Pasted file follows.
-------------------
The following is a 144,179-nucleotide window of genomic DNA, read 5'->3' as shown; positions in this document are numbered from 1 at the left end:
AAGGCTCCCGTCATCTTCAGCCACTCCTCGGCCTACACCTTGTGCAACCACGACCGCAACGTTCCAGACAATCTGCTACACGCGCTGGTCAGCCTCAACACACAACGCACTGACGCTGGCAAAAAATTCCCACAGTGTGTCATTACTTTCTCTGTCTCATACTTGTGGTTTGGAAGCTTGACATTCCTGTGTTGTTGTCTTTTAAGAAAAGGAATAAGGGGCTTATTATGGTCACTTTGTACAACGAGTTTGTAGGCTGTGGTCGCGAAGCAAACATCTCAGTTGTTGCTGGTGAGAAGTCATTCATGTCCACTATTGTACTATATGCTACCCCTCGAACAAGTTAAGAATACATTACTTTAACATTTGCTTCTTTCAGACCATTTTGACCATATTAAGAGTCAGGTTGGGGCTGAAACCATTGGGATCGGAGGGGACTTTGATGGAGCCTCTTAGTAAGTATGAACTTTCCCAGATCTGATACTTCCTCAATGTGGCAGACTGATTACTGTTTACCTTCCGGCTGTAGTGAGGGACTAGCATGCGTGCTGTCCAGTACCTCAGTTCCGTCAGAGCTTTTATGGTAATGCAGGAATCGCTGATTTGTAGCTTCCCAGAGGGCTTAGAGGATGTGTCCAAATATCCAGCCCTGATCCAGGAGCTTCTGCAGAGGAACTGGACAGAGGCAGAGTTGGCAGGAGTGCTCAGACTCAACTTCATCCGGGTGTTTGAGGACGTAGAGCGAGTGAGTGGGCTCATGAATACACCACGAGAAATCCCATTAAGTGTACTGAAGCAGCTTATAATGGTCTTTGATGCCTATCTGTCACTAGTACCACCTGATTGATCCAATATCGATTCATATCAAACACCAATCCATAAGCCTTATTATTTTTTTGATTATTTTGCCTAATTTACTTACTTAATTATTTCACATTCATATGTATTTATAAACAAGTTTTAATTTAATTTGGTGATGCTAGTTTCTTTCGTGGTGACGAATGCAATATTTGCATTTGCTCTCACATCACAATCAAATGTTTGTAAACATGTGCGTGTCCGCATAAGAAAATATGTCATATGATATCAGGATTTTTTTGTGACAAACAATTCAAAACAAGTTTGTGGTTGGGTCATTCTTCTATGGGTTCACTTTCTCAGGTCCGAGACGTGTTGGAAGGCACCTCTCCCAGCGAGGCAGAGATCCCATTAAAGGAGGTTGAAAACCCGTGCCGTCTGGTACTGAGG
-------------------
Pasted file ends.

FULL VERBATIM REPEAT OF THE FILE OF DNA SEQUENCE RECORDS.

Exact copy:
The following is a 144,179-nucleotide window of genomic DNA, read 5'->3' as shown; positions in this document are numbered from 1 at the left end:
AAGGCTCCCGTCATCTTCAGCCACTCCTCGGCCTACACCTTGTGCAACCACGACCGCAACGTTCCAGACAATCTGCTACACGCGCTGGTCAGCCTCAACACACAACGCACTGACGCTGGCAAAAAATTCCCACAGTGTGTCATTACTTTCTCTGTCTCATACTTGTGGTTTGGAAGCTTGACATTCCTGTGTTGTTGTCTTTTAAGAAAAGGAATAAGGGGCTTATTATGGTCACTTTGTACAACGAGTTTGTAGGCTGTGGTCGCGAAGCAAACATCTCAGTTGTTGCTGGTGAGAAGTCATTCATGTCCACTATTGTACTATATGCTACCCCTCGAACAAGTTAAGAATACATTACTTTAACATTTGCTTCTTTCAGACCATTTTGACCATATTAAGAGTCAGGTTGGGGCTGAAACCATTGGGATCGGAGGGGACTTTGATGGAGCCTCTTAGTAAGTATGAACTTTCCCAGATCTGATACTTCCTCAATGTGGCAGACTGATTACTGTTTACCTTCCGGCTGTAGTGAGGGACTAGCATGCGTGCTGTCCAGTACCTCAGTTCCGTCAGAGCTTTTATGGTAATGCAGGAATCGCTGATTTGTAGCTTCCCAGAGGGCTTAGAGGATGTGTCCAAATATCCAGCCCTGATCCAGGAGCTTCTGCAGAGGAACTGGACAGAGGCAGAGTTGGCAGGAGTGCTCAGACTCAACTTCATCCGGGTGTTTGAGGACGTAGAGCGAGTGAGTGGGCTCATGAATACACCACGAGAAATCCCATTAAGTGTACTGAAGCAGCTTATAATGGTCTTTGATGCCTATCTGTCACTAGTACCACCTGATTGATCCAATATCGATTCATATCAAACACCAATCCATAAGCCTTATTATTTTTTTGATTATTTTGCCTAATTTACTTACTTAATTATTTCACATTCATATGTATTTATAAACAAGTTTTAATTTAATTTGGTGATGCTAGTTTCTTTCGTGGTGACGAATGCAATATTTGCATTTGCTCTCACATCACAATCAAATGTTTGTAAACATGTGCGTGTCCGCATAAGAAAATATGTCATATGATATCAGGATTTTTTTGTGACAAACAATTCAAAACAAGTTTGTGGTTGGGTCATTCTTCTATGGGTTCACTTTCTCAGGTCCGAGACGTGTTGGAAGGCACCTCTCCCAGCGAGGCAGAGATCCCATTAAAGGAGGTTGAAAACCCGTGCCGTCTGGTACTGAGG